liability, and calling their attention to an The court heard the cause upon the plead- authority which he contended sustained his ings and evidence, reformed the policy, and position and that firm replied on March 6th, rendered judgment for $2,000 and interest to the effect that they would test the matter in favor of appellees against appellant. in the courts unless a compromise could be From that decree an appeal has been prose-effected. The mistake contended for was not cuted to this court.

called to the attention of Mr. Watkins by [1] It is contended by appellant that the Hawthorne & Hawthorne in their letter to evidence is not sufficient to establish the him of date March 6, 1916. fact that it was the intention of the parties Paul Leatherwood testified on two different to the contract to make the standard mort- occasions. The first time the substance of

. gage clause a 'part of the policy. Courts his evidence was as follows: That he was will not reform instruments of writing for in the insurance business, and wrote the mistake unless the mistake is mutual and policy in question, but did not remember at established by evidence which is clear, un- whose instance; that he did not remember equivocal, and decisive. Parker v. Carter, whether any one told him how to write the 91 Ark. 162, 120 S. W. 836, 134 Am. St. Rep. policy, but that he wrote it according to 60; Hoffman v. Rice Stix D. G. Co., 111 Ark. custom; that he did not know why he placed 205, 163 S. W. 520; Eureka Stone Co. v. the loss payable clause instead of the mortRoach, 120 Ark, 326, 179 S. W. 499.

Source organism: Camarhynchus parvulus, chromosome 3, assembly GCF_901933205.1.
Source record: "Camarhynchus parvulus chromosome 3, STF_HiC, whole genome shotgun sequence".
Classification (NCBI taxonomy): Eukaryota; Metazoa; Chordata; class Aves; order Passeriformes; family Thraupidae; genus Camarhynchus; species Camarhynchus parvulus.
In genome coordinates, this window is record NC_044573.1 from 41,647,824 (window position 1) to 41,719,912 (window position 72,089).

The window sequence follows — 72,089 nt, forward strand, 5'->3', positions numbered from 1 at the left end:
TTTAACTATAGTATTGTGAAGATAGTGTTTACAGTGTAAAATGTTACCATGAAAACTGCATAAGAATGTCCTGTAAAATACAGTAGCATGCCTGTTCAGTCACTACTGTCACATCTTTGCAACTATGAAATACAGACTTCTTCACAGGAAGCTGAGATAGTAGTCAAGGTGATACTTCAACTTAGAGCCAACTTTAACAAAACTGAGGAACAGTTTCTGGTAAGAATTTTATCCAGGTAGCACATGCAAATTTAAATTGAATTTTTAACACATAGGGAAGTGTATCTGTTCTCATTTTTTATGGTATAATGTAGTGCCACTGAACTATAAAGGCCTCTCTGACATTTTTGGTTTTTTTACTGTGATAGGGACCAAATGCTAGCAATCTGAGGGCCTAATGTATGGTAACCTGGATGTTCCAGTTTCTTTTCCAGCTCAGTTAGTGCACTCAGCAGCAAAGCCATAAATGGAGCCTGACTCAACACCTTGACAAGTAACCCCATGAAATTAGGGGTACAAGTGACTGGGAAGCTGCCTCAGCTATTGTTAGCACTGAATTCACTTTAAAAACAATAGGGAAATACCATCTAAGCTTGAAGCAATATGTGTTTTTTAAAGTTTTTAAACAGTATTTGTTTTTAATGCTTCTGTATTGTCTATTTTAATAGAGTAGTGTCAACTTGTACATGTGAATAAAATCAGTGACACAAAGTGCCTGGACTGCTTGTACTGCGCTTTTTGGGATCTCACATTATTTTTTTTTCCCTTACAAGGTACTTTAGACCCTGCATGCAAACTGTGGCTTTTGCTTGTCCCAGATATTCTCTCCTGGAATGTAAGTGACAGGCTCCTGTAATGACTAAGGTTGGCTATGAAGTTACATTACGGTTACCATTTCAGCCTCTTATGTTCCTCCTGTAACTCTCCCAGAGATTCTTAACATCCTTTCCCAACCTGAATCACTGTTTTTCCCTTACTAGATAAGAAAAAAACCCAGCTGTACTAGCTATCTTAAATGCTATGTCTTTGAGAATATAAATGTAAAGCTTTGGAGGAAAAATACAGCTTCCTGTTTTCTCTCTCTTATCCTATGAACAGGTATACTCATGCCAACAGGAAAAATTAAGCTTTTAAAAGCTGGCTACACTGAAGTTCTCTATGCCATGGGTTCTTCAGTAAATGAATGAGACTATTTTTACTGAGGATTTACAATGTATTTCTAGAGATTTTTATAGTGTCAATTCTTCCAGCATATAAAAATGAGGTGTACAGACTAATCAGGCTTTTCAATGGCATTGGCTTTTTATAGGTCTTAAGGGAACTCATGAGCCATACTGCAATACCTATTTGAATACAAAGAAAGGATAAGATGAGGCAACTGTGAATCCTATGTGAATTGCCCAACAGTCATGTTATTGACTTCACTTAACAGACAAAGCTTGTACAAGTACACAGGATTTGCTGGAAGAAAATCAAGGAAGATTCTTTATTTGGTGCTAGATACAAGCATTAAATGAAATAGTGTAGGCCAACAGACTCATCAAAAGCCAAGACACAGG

gage clause on the policy; that all he remem[2] As to whether the court was correct bered was that the bank had a mortgage in reforming the policy must depend on from Wigginton on the property and paid the whether the evidence clearly shows a mutual premium; that his idea was to protect the mistake was made in attaching a loss pay- bank; that he did not particularly know the able clause to the policy instead of a mort difference between the clauses at that time; gage clause. The policy sued on was issued that he kept a daily report in triplicate, pastby appellant to appellee Wigginton on the ed one on the policy, one on daily record 4th day of February, 1913, and provided that book, and sent one to the company; that the appellant would pay not to exceed $2,000 to daily record of this transaction contained appellee Wigginton in case his dwelling sit- the loss payable clause; that he had no recuated on lot 1, block 3, Ritter's Third addi-ollection of ever placing a mortgage clause tion to the town of Marked Tree, Ark., should on any policy; that his records would show; be destroyed by fire within three years after that Mr. Du Bard succeeded him in business the date of the policy. The loss payable and had the records; that he had both kinds clause contained in the policy was set out in of clauses. The second time his evidence, the proof of loss.